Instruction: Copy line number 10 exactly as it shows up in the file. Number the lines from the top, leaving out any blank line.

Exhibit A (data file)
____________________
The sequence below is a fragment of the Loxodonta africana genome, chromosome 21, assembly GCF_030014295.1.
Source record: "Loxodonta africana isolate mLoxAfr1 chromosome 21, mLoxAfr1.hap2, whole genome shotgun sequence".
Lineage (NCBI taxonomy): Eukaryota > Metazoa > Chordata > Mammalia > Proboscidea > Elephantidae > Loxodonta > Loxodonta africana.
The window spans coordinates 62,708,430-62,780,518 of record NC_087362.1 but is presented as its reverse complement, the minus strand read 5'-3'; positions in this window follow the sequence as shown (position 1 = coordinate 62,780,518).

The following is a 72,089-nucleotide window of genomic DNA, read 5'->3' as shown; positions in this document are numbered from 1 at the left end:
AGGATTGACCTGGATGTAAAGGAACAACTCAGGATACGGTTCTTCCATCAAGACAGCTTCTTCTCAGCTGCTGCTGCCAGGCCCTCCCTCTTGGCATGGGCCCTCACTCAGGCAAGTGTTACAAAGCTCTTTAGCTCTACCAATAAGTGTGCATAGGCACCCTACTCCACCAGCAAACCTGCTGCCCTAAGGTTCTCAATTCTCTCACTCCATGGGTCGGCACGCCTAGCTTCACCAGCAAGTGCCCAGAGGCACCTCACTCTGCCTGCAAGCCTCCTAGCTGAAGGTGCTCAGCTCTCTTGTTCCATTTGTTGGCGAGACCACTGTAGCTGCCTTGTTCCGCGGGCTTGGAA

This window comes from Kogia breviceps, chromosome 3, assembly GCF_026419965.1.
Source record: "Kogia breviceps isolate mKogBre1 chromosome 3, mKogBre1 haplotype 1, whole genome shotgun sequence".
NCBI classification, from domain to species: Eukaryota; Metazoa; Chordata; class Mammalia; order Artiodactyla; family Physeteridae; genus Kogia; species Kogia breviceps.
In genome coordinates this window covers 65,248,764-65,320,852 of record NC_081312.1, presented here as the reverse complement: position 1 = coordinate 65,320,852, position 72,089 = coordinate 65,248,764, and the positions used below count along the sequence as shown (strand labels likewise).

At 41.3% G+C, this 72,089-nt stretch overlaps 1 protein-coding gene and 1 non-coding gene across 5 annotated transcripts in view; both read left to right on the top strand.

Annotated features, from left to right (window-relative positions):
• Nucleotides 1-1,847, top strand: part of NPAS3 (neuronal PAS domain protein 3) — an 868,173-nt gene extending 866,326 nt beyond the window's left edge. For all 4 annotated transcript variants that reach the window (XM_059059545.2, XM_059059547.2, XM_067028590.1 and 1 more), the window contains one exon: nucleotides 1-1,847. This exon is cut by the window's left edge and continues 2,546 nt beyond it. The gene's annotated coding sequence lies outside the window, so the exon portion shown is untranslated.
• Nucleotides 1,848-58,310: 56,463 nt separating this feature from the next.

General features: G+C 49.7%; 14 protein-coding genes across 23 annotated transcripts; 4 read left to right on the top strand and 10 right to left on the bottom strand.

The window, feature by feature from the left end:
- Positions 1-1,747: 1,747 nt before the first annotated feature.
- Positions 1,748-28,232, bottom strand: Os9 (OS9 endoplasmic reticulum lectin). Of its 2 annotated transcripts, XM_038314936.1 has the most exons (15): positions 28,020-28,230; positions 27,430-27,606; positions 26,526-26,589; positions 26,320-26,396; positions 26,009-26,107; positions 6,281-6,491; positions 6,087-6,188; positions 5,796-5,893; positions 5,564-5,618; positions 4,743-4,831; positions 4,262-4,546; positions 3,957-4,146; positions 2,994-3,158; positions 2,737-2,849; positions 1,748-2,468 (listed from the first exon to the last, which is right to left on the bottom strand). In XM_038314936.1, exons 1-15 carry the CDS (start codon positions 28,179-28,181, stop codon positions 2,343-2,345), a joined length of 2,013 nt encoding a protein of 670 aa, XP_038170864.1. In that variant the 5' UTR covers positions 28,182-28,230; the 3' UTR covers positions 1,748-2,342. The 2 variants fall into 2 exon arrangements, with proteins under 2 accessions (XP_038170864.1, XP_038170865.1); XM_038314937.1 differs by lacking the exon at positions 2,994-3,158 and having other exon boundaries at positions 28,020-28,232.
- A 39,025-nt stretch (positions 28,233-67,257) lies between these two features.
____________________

In genome coordinates this window covers 65,248,764-65,320,852 of record NC_081312.1, presented here as the reverse complement: position 1 = coordinate 65,320,852, position 72,089 = coordinate 65,248,764, and the positions used below count along the sequence as shown (strand labels likewise).